Sweet mother of mercy I wish the title of this post were accurate...
Hi there, remember me? I'm that guy who used to write on this blog all the time, but then he didn't. And then a little later he said he was going to start writing all the time again, but "all the time" translated into "about once every 3 months." Then 3 months became 4, and 4 became 6, and several bald eagle chicks reached maturity, and 12 or so polar bears probably died, and a million jackasses spent their weekends memorizing Thomas Jefferson quotes so that they could spew them at the newly popularized "jackass rallies" that were popping up all over the place. And the planet we call Earth... it turned. Oh, how it turned!
I guess what I'm trying to say here is that I'm earnestly hoping to do more posts going forward here. Not 3 a week, or even 3 a month, but something sustainable. One a month, I'm hoping. Sometimes 2. We'll see how it goes - no promises, just intentions.
I just wrapped up a pretty kickass repurposing project, and I'd like to show and tell y'all about it. Pull up a chair, won't ye?
These are called 8 track cassettes. I've been told that their sound quality is absolutely horrific (I've never had the chance to hear one myself), but I've always thought their appearance deftly toes the line between ugly and interesting, sort of like those evolutionary oddities that emerged during the last great ice age. And really, when you think about it, that's what the 1970's were: The music industry's ice age. A time of transition between the meaningful, revolutionary rock of the 1960's and the meaningless excessive techno pop of the 1980's.
For what it's worth, I'd choose 80's music over 60's music any day of the week.
Anyway, several years ago I went through a fairly short "what can I make out of antiquated objects from the world of recorded music" phase (evidenced here and here) and came up with an idea to turn 8 track cassettes into coasters. As is often the case with me, it took about 2 years for me to turn this idea into a reality.
The first phase of this project required me to get 4 pieces of sturdy Plexiglas that would fit inside the raised plastic "runners" (or "ridges" or "thin, long bumps" or whatever else you want to call them) that run along the top of most 8 track cassettes. Now, normally this would actually require a great deal of time and effort due to the fact that Plexiglas is nearly impossible to cut without a dedicated Plexiglas cutting machine, but fortunately the fine folks down at the True Value hardware store on Colfax and Monaco in Denver (AKA, the single best hardware store in and around the metro area) have a dedicated Plexiglas cutting machine and were more than happy to cut some sheets out for me to my exact specifications.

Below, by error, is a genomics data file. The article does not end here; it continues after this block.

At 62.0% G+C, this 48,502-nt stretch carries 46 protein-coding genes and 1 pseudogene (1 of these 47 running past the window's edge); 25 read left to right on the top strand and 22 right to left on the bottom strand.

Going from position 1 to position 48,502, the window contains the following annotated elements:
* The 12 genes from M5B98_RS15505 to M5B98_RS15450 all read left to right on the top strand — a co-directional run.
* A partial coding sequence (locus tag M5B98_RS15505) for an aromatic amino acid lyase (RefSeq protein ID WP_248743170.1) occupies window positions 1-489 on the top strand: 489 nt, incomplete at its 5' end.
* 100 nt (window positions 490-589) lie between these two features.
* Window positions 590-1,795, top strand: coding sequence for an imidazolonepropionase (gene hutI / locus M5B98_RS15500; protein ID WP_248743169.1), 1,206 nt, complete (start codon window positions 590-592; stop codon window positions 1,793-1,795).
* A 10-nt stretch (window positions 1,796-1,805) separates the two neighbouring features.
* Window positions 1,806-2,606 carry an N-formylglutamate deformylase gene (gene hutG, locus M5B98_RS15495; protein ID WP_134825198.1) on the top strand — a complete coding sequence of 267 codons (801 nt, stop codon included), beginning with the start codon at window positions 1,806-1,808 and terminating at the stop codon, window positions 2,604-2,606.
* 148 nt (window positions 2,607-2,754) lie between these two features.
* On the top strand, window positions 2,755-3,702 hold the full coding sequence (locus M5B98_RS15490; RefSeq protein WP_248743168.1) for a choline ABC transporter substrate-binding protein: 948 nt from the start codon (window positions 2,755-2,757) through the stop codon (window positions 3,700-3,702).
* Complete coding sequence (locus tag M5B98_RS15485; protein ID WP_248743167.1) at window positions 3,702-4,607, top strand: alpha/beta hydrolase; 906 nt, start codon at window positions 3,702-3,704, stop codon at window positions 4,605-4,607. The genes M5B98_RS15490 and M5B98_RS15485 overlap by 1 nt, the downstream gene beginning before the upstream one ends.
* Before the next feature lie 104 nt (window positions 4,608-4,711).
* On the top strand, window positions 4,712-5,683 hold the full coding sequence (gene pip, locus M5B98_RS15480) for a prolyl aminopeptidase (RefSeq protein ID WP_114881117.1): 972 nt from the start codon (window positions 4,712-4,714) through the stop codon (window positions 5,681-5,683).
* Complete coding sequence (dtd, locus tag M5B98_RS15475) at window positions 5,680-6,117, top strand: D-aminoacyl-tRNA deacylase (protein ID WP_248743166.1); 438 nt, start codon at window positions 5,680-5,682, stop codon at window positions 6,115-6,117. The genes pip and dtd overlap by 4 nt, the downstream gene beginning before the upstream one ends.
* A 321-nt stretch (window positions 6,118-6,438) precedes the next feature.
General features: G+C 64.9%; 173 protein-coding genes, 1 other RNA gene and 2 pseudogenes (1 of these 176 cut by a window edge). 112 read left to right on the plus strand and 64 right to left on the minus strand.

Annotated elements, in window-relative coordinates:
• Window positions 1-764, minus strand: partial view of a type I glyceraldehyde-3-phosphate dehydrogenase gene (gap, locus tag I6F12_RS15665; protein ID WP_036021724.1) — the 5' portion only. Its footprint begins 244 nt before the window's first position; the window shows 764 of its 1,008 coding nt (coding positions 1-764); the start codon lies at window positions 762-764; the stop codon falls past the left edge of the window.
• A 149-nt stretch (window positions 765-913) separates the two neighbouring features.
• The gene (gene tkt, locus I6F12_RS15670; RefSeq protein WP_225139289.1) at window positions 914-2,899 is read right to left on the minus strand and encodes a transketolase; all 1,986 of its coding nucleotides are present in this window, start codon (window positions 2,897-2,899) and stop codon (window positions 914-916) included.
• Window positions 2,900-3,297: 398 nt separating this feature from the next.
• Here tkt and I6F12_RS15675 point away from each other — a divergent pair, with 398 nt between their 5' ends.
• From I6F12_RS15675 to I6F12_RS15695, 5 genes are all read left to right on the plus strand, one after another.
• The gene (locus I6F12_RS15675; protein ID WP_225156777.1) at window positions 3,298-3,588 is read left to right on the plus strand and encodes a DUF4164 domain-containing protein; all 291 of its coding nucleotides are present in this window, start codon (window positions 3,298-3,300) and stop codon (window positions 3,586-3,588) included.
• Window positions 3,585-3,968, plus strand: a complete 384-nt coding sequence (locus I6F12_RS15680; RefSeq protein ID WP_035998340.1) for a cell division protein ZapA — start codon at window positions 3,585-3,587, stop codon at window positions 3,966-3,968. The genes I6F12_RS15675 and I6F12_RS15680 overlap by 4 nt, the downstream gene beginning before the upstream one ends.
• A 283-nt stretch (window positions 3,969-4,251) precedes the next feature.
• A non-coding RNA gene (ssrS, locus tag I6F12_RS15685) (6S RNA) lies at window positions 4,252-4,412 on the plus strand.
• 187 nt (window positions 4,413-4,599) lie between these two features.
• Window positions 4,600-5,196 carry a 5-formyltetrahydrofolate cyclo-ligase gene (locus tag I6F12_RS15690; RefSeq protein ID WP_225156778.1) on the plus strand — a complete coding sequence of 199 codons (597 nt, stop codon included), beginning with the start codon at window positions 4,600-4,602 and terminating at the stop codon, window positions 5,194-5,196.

It's excellent services like these that make me hope against hope that legitimate hardware stores can survive in the age of Home Depot. Unfortunately, the fact that they only charged me 9 dollars for the Plexiglas and the labor involved to cut it down to the sizes I need makes me realize that they probably won't. Uggh.
For the record, I drilled the holes in the Plexiglas myself. Wasn't at all difficult - took about 3 minutes to do all of them. I was initially worried that the Plexi would crack during drilling, but it didn't. Not even a little bit.
I used the drilled Plexi sheets as a guide to drill matching holes into the top of each 8 track cassette, then I just put in some screws to attach the Plexi to the 8 tracks.
I also cut out some small pieces of adhesive felt and stuck them to the bottom of each 8 track to complete their transition from "music-like object" to "coaster-like object."
You know, it's almost a shame that I don't have an 8 track player lying around. I'm sure listening to Christmas for Cowboys and Please Daddy (don't get drunk this Christmas) would make the McHanslaw family Christmas this year all the more memorable.
(Note: proper credit should be given to the venerable Angwart Schmidt Borlovsky for taking notice of the awesome track listing on this particular album)
With the actual coasters completed, I set myself to the task of building something to house these lovely drink pedestals while not in use. I (somewhat understandably) had a couple pieces of scrap plywood lying around the house as well as some fairly thick oak dowels which I'd saved from a botched speaker coffee table project I attempted long ago (if any of you ever wondered what happened to the "brother" speaker of the Fisher that I used to build my speaker media cabinet some 2+ years ago, well... that's what happened. I tried to do something with it, then I fucked up. Then I broke it into pieces and put it in the garbage. The end).